The apostle Peter tells Christians that we must “honor” and “submit to” governing authorities like kings, presidents, governors, and other similar rulers (1 Pet. 2:13-14, 17). Peter doesn’t say we should honor and submit to some governing authorities, but to all of them (1 Peter 2:13a). One thing this means is that Christians should be law-abiding citizens. It also means we should not slander those in authority, call them names, disrespect and rant about them on social media, or dishonor them in other ways (even if everyone else is doing it!). In fact, Jesus’ call to love our neighbors includes those who rule over us.
Peter wrote those words about governing authorities when Nero was the head of the Roman state. Therefore, we can’t say that Peter would’ve used other words if the government of his day was anti-Christian. This is one reason why the Westminster Confession of Faith says, “Infidelity, or difference in religion, doth not make void the magistrates’ just and legal authority, nor free the people from their due obedience to them” (WCF 23.4). Here’s how Calvin said it in his comments on 1 Peter 2:13-14:
It may, however, be objected here and said, that kings and magistrates often abuse their power, and exercise tyrannical cruelty rather than justice. Such were almost all the magistrates, when this Epistle was written. To this I answer, that tyrants and those like them, do not produce such effects by their abuse, but that the ordinance of God ever remains in force, as the institution of marriage is not subverted though the wife and the husband were to act in a way not becoming them. However, therefore, men may go astray, yet the end fixed by God cannot be changed.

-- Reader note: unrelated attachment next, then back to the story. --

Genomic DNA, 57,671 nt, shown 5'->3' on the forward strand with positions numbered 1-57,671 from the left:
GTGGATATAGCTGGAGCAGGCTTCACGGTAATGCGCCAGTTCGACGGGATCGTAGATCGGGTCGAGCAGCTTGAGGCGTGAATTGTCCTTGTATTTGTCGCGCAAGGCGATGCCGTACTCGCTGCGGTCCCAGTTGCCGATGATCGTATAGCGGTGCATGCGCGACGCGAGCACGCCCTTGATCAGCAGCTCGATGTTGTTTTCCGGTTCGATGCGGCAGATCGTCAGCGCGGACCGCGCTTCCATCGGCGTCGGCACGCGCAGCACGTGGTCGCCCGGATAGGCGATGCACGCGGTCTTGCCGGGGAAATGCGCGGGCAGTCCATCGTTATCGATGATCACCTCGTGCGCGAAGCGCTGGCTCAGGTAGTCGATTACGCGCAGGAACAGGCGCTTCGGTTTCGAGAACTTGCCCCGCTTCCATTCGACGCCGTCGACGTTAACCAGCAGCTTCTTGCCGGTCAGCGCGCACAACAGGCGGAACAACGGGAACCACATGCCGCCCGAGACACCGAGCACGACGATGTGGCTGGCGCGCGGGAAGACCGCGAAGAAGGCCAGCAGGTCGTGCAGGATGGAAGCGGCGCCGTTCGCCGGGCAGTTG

Were any one again to object and say, that we ought not to obey princes who, as far as they can, pervert the holy ordinance of God, and thus become savage wild beasts, while magistrates ought to bear the image of God. My reply is this, that government established by God ought to be so highly valued by us, as to honor even tyrants when in power. There is yet another reply still more evident — that there has never been a tyranny, (nor can one be imagined,) however cruel and unbridled, in which some portion of equity has not appeared; and further, some kind of government, however deformed and corrupt it may be, is still better and more beneficial than anarchy.
Covenant Presbyterian Church (OPC)
Hammond, WI, 54015